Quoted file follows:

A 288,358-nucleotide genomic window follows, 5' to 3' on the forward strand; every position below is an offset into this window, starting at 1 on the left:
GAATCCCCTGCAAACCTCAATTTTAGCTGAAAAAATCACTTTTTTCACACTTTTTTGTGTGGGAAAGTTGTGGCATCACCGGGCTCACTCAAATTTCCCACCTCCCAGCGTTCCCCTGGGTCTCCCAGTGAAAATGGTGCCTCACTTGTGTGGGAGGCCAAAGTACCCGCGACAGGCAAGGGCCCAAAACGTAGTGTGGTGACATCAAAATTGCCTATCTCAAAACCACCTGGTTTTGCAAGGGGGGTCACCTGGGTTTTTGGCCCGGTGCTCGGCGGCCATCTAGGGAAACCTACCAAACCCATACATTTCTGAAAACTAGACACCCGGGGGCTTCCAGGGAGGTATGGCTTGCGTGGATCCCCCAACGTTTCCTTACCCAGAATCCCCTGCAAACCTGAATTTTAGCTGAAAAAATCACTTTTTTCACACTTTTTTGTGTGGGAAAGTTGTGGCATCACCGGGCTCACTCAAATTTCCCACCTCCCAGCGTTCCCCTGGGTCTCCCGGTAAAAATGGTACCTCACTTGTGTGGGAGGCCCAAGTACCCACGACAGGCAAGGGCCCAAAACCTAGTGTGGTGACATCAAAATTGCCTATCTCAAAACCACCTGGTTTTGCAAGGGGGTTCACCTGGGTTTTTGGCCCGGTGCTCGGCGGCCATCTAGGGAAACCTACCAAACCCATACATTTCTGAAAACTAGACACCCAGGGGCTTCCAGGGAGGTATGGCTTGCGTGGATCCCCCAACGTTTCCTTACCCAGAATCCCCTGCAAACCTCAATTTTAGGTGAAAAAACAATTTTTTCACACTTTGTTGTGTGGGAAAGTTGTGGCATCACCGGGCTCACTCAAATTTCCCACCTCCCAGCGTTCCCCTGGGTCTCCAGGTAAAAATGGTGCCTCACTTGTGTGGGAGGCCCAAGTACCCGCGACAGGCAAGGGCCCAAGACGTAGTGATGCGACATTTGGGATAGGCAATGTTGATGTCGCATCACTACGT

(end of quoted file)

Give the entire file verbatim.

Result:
A 288,358-nucleotide genomic window follows, 5' to 3' on the forward strand; every position below is an offset into this window, starting at 1 on the left:
GAATCCCCTGCAAACCTCAATTTTAGCTGAAAAAATCACTTTTTTCACACTTTTTTGTGTGGGAAAGTTGTGGCATCACCGGGCTCACTCAAATTTCCCACCTCCCAGCGTTCCCCTGGGTCTCCCAGTGAAAATGGTGCCTCACTTGTGTGGGAGGCCAAAGTACCCGCGACAGGCAAGGGCCCAAAACGTAGTGTGGTGACATCAAAATTGCCTATCTCAAAACCACCTGGTTTTGCAAGGGGGGTCACCTGGGTTTTTGGCCCGGTGCTCGGCGGCCATCTAGGGAAACCTACCAAACCCATACATTTCTGAAAACTAGACACCCGGGGGCTTCCAGGGAGGTATGGCTTGCGTGGATCCCCCAACGTTTCCTTACCCAGAATCCCCTGCAAACCTGAATTTTAGCTGAAAAAATCACTTTTTTCACACTTTTTTGTGTGGGAAAGTTGTGGCATCACCGGGCTCACTCAAATTTCCCACCTCCCAGCGTTCCCCTGGGTCTCCCGGTAAAAATGGTACCTCACTTGTGTGGGAGGCCCAAGTACCCACGACAGGCAAGGGCCCAAAACCTAGTGTGGTGACATCAAAATTGCCTATCTCAAAACCACCTGGTTTTGCAAGGGGGTTCACCTGGGTTTTTGGCCCGGTGCTCGGCGGCCATCTAGGGAAACCTACCAAACCCATACATTTCTGAAAACTAGACACCCAGGGGCTTCCAGGGAGGTATGGCTTGCGTGGATCCCCCAACGTTTCCTTACCCAGAATCCCCTGCAAACCTCAATTTTAGGTGAAAAAACAATTTTTTCACACTTTGTTGTGTGGGAAAGTTGTGGCATCACCGGGCTCACTCAAATTTCCCACCTCCCAGCGTTCCCCTGGGTCTCCAGGTAAAAATGGTGCCTCACTTGTGTGGGAGGCCCAAGTACCCGCGACAGGCAAGGGCCCAAGACGTAGTGATGCGACATTTGGGATAGGCAATGTTGATGTCGCATCACTACGT